by Simon Lord
last updated 10/08/2015
Making a Formal Complaint
by Simon Lord
last updated 10/08/2015
Franchising is very much about relationships but, as in all relationships, sometimes things do go wrong. When that happens, the first and most important thing to do is for both parties to get together and talk. But what if one party won't talk or won't agree to change their ways? What happens next and who can you complain to?
Making A Complaint
If the franchisor is a member of the Franchise Association of New Zealand, you may be able to make a formal complaint. The Association publishes a Code of Practice and a Code of Ethics by which all its members must abide. The Code of Practice sets out minimum standards for members and the Code of Ethics defines the spirit in which those standards will be applied. View the Franchise Codes online
Where a franchisee or franchisor believes that another party in the system has acted in a manner inconsistent with their obligations under these Codes, and the other party is a FANZ member, they may make a formal complaint to the Association. Any such complaints are taken very seriously.
In order to make a complaint, there are three steps that you need to follow.
- Check with the FANZ office (phone 0-9-523 4452 or email firstname.lastname@example.org) that the other party is a current member (the Directory of Franchising on this website is constantly updated but we are reliant upon information sent to us). If they are not members, then the Association is not in a position to assist you and your only recourse is that afforded by normal commercial law. That is why, if you are buying a franchise, it is important to check whether a franchisor is a member before you sign the agreement. Be particularly careful if a franchisor claims to be compliant with the Code without actually being a FANZ member. Their documentation will not have been checked and essential rights or provisions may have been omitted or altered. If your franchisor is not a member, you will also have no ability to make a complaint to the Association in the event of a problem (see below).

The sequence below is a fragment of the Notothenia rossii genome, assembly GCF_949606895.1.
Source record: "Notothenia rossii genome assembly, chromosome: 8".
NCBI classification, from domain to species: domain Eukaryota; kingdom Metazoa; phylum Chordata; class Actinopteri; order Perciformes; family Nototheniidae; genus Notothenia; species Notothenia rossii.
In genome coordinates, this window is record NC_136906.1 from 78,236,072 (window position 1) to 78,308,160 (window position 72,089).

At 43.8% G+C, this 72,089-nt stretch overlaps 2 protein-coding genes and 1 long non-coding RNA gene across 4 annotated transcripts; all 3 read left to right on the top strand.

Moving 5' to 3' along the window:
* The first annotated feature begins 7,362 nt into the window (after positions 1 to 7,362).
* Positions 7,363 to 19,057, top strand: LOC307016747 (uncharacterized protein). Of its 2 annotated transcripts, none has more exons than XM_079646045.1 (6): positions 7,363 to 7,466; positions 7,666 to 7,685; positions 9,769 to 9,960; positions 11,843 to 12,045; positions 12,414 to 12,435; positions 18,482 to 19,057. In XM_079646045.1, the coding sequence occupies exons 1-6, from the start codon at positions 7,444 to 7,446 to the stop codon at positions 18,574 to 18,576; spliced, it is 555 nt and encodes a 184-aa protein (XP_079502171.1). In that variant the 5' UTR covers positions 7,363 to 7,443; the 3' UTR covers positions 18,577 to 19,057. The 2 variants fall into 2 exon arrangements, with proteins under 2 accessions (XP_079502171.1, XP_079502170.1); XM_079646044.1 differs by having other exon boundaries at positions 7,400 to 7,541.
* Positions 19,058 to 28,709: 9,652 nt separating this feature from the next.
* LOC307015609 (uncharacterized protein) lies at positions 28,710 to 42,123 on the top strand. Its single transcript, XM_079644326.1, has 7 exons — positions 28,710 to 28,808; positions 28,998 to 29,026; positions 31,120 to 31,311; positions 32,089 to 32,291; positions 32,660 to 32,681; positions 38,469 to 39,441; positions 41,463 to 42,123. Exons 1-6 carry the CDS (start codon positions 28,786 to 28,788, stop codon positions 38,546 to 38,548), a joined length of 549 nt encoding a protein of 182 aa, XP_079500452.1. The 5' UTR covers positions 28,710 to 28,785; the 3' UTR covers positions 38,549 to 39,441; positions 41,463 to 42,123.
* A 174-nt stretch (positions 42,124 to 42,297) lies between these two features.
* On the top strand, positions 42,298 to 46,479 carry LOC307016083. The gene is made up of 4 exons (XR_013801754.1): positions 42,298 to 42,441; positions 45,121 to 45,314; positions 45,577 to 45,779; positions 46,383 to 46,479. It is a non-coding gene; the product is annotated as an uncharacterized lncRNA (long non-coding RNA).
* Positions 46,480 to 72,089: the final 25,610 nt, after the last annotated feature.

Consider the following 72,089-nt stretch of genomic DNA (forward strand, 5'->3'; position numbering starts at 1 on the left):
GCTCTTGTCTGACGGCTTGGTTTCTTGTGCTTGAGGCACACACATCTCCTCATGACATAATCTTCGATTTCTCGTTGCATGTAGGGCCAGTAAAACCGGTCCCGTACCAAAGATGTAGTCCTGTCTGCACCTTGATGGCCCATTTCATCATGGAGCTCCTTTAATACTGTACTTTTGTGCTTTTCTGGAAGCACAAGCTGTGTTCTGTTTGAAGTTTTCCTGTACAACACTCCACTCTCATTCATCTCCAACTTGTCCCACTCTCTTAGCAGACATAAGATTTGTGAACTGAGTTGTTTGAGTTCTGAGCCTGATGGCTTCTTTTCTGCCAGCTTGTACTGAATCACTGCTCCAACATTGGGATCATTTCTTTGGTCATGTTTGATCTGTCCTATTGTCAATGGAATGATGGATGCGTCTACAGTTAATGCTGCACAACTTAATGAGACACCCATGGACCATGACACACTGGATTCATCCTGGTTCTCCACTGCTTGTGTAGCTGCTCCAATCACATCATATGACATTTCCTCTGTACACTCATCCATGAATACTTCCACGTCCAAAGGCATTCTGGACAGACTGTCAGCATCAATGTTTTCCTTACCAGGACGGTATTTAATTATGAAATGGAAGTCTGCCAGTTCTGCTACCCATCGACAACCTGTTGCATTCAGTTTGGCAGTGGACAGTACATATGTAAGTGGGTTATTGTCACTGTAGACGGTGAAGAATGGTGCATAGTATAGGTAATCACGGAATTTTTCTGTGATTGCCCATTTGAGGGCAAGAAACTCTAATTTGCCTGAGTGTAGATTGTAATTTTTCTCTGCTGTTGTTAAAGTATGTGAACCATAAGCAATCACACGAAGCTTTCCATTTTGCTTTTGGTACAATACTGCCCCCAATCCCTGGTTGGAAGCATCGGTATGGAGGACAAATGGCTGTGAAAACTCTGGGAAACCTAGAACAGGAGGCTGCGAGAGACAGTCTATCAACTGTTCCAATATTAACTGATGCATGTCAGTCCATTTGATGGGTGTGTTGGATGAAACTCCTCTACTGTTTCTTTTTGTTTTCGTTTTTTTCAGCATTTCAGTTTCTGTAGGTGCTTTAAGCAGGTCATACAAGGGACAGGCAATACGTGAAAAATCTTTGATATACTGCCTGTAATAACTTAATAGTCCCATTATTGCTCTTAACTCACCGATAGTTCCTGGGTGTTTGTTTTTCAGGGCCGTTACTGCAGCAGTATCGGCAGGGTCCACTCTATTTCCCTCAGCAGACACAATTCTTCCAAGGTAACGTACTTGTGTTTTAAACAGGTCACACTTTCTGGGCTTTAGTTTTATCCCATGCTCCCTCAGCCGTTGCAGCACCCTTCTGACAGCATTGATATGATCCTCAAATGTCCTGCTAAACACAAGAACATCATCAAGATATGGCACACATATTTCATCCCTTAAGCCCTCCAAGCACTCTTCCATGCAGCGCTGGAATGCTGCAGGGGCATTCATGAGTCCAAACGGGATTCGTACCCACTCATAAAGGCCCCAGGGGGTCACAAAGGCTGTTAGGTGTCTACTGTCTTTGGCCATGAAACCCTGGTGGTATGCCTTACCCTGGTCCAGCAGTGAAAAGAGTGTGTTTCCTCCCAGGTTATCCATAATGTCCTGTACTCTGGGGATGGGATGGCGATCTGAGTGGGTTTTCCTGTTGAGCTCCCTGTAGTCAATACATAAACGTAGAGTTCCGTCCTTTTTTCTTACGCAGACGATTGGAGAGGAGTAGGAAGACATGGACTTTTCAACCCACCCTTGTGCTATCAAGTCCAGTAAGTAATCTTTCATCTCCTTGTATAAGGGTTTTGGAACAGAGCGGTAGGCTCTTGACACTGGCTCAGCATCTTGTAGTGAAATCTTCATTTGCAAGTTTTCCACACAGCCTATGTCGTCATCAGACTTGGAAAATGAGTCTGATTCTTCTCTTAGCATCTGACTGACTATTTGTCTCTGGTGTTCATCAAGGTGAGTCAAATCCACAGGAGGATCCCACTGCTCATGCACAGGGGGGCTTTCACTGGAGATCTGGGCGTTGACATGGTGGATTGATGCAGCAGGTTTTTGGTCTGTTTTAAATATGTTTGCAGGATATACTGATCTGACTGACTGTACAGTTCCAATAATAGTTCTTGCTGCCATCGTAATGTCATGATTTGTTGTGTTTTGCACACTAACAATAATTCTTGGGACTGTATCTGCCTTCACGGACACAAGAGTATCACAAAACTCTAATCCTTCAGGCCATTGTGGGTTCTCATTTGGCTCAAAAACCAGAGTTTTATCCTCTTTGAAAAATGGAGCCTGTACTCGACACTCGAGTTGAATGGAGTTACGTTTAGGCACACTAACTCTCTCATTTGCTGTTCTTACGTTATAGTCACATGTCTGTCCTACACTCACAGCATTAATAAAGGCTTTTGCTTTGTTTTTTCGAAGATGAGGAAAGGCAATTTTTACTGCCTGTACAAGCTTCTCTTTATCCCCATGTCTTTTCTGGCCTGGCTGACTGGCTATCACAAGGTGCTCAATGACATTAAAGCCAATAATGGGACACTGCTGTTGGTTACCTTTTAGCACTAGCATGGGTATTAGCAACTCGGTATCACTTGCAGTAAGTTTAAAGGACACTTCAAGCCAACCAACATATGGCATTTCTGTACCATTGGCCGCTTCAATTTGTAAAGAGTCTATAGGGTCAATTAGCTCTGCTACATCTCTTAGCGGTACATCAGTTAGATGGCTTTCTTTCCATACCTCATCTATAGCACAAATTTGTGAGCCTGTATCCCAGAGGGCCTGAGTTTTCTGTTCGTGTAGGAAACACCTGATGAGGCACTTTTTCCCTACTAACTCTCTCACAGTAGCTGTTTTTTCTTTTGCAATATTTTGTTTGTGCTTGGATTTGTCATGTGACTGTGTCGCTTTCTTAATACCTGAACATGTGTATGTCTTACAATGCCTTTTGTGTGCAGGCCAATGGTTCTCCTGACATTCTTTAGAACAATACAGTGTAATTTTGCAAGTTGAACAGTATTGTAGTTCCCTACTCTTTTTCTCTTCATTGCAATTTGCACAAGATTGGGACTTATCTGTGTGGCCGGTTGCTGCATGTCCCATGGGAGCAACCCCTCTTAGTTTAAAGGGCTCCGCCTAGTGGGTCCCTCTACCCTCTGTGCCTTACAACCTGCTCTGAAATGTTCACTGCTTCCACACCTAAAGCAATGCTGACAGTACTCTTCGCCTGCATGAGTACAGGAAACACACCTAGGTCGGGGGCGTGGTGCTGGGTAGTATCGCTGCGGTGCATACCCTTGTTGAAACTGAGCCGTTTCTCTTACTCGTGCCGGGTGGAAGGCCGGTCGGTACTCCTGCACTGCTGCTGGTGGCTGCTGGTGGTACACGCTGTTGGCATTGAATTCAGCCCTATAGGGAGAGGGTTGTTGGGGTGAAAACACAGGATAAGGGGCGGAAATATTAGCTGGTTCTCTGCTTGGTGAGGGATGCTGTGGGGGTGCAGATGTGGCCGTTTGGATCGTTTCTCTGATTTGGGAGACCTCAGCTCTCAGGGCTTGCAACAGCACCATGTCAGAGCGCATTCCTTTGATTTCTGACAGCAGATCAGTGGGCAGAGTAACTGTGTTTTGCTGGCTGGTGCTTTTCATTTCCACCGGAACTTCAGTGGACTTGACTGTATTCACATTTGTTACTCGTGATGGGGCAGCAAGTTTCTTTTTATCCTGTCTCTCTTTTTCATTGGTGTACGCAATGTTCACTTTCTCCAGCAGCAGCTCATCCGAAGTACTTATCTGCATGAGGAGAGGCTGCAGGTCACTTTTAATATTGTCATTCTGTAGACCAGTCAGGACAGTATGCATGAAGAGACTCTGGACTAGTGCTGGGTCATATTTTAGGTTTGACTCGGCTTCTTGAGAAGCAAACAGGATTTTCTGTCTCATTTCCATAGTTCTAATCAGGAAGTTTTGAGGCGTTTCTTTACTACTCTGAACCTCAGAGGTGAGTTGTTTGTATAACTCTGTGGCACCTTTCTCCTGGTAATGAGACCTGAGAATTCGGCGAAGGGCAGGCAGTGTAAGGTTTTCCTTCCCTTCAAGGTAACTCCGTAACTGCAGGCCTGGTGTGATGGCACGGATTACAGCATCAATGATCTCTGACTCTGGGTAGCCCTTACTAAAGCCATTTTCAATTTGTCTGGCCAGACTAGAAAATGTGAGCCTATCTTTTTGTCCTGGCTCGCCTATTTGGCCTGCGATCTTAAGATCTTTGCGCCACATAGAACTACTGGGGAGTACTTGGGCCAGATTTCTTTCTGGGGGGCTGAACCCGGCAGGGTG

- Your complaint should be sent to the Association's offices at Level 1, 399 Khyber Pass Road, Newmarket, Auckland. Complaints must be put in writing and identify the name of the franchise system and the name of the complainant. Anonymous complaints cannot be addressed.
- You must identify that section of the Code of Practice or the Code of Ethics which you believe has been breached and give the factual background of the breaches.
The same procedure applies whether the complaint is laid against a franchisor, franchisees, lawyer, accountant, broker or other service provider.
How A Complaint Is Handled
When a complaint is correctly lodged with the Franchise Association it will be referred to a specially-convened Complaints Committee. This will normally comprise three Association Board members with a deep knowledge of franchising and, vitally, no connection with either party or any of their competitors. This committee will investigate the complaint on a totally confidential basis with no details being made available to any other party (including other board members) at this stage. If necessary, suitable independent people will be co-opted to ensure impartiality and independence.
The committee will make sure each party has a proper and fair opportunity to put their side of the story. It will probably also want to see documentary evidence such as a copy of the disclosure document provided to the franchisee or the franchise agreement between the parties.
If a breach of the requirements of the Code is established, and if the process itself has not rectified the complaint to the satisfaction of the complainant, then the matter will be put before the Association's Board with a recommendation for it to impose appropriate sanctions. The ultimate sanction against a defaulting member is to expel them from the Association with due publicity.
It is important to remember that, while the complaints process can be and is a very practical and low cost way of resolving appropriate issues, the Association is neither a court of law or arbitrator, nor does it have the same power to look at many of the issues. Parties with issues must still take proper and independent legal advice. However, taking a complaint to the Association can be an effective way of pressuring the other party to sit down and discuss issues or to remedy faults.
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